Century-old Penn Mac Anchors Pittsburgh’s Strip District

Pennsylvania Macaroni Company Pennsylvania Macaroni Company

In operation since 1902, the Pennsylvania Macaroni Company is one of Pittsburgh’s oldest retail establishments and one of the area’s best-known Italian specialty stores. A popular shopping destination for locals and out of town visitors, Penn Mac anchors a bustling international shopping neighborhood of independent vendors. Owner David Sunseri talks with La Gazzetta Italiana.

La Gazzetta (LG): Good morning. 1902 marks the birth of Penn Mac. Can you tell us a little about its history?
David Sunseri (DS): That year, we began to manufacture pasta in a small Pittsburgh neighborhood called Sharpsburg. Around 1910, the pasta factory burned down and we moved to our current location on Penn Avenue. We started our importing business. In fact, we were the first U.S. company to import DeCecco Pasta.

LG: I know that in that very early period Penn Mac supplied wholesale pasta to Youngstown’s Italian merchants.
DS: From what I remember, as a child working in the early 1960s, the store was a wholesale outlet. Before the advent of supermarkets, most people shopped at their local corner grocery store. We had a showroom with all of the wholesale products we sold to independent grocers. We marketed salami, ham, soppressata, cheese, and other perishables from refrigerated cases.

LG: So, at first, strictly wholesale.
DS: The grocer would place his order with my father, Sal Sunseri, or with one of his brothers. Then the warehouse guy would pick out the order, the office manager would price the invoice, then it would be double checked and the customer would be on his way. As far as I know, the store was always open to the public. Not only did we sell Italian items, but we carried all the major brands of groceries and paper products.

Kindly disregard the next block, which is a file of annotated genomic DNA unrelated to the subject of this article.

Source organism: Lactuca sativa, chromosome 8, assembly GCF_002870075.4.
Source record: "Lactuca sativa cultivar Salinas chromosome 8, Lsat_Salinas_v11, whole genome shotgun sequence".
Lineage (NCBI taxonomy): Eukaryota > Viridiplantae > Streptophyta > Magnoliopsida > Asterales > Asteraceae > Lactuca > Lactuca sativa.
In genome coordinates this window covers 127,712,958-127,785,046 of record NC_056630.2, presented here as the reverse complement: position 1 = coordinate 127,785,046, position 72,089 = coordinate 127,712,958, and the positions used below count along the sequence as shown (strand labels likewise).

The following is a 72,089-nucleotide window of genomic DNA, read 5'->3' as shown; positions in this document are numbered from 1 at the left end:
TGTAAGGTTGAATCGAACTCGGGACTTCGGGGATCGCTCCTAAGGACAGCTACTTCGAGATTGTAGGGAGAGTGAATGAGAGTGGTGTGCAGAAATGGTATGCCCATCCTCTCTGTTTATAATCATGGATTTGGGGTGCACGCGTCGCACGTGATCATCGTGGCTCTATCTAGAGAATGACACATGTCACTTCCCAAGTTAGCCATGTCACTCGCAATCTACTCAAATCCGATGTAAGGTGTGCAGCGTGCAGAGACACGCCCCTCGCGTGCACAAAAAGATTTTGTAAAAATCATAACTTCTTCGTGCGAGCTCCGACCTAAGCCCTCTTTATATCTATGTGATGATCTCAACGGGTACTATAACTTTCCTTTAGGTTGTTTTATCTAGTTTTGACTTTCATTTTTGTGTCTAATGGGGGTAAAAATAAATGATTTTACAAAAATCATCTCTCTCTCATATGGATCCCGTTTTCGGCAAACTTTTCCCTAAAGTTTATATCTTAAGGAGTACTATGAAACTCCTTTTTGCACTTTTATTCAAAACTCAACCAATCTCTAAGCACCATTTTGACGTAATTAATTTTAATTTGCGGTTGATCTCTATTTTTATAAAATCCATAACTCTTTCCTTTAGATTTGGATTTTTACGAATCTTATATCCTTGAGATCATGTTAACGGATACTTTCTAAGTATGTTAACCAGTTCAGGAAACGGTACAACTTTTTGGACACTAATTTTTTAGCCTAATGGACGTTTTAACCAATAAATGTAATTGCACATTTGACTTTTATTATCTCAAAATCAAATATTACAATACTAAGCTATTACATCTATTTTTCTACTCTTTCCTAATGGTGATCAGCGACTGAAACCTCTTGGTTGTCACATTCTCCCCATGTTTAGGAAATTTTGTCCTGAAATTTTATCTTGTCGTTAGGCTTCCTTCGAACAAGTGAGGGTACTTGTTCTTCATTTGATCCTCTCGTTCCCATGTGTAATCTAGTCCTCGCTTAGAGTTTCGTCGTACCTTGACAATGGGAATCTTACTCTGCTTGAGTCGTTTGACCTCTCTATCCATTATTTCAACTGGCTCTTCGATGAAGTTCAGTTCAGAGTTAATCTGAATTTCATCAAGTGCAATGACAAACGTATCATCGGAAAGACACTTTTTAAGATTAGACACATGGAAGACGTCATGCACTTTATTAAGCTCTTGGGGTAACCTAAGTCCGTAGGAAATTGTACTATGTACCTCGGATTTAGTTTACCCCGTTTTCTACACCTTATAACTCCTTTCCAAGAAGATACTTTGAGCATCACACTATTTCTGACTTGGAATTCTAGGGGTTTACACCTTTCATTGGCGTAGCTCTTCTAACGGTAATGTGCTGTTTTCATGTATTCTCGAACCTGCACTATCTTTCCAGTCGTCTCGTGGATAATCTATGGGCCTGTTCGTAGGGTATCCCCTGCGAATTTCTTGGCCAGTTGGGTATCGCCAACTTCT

LG:  How did the arrival of supermarket chains affect Penn Mac?
DS: In response, we shifted our wholesale focus to supplying Italian restaurants and pizzerias. The transition worked perfectly because around 1956 the first pizzeria opened in Pittsburgh. Then we became a full service Italian store with selections such as pastas, cheeses, oils, tomatoes, and specialty vinegars.

LG: I can see that your stock goes well beyond Italian domestic and imported selections.
DS: In the mid-1970s, the children, including myself, got involved. We shifted to an international store offering products from most European countries. We continue to stay very active with food trends so we can offer cutting edge items to chefs and consumers.

LG: What makes Penn Mac so popular with locals and out-of-towners?
DS: I like to think we’re a great place to buy good ingredients for a reasonable price. One thing that makes Penn Mac so popular is that of the 500 cheeses or so that we sell every pound is cut to order right in front of the retail customer. I feel tourists like our store because it’s almost exactly as it was in the early 1900s - wood floors, tin ceilings, and a 100-year-old Italian smell.

LG: Can you talk about some of your most popular items?
DS: We love to sell and sample cheese. We also try to stock high quality items such as extra virgin oils, balsamic vinegars, Italians tomatoes, olives, and pastas. We travel worldwide scouting many food shows to seek out these products.

LG: I read that you sell 200,000 pounds of Italian cheese each week. Tell us about your cheese department.
DS: As far as selling 200,000 pounds of cheese, that was written back in 2000. Today, I’m not sure. We do sell a lot of cheese to pizzerias in Pennsylvania, West Virginia, Ohio, and Maryland. Also we ship our products to the whole country through our website www.pennmac.com.

LG: Speaking of the cheese department, you have people behind the counter with a lot of personality. There was one woman I used to look for who sold me Fontinella cheese. She was there for ages.
DS: In the past 40 years we have had two iconic female cheese mongers. The first was a short, older woman named Ursula Janotti. Carol Pascuzzi took over her reign, so to speak. She was the one with the big smile and she called people “dear heart.” She’s retired to Oklahoma. Our current lineup of cheese mongers is a great group of guys extremely knowledgeable and eager to serve!

LG: David, thank you. I’ve learned some interesting facts about Pennsylvania Macaroni, a time-honored business in the heart of Pittsburgh’s Strip District.
DS: You’re very welcome. People love to come here with their relatives and guests and the Strip offers an array of things to do and experience, all in a five-block area.

Pennsylvania Macaroni is located at 2010-2012 Penn Ave. Open Sundays 9 A.M. - 2:30 P.M. and Monday through Saturday 6:30 A.M. - 4:30 P.M. www.pennmac.com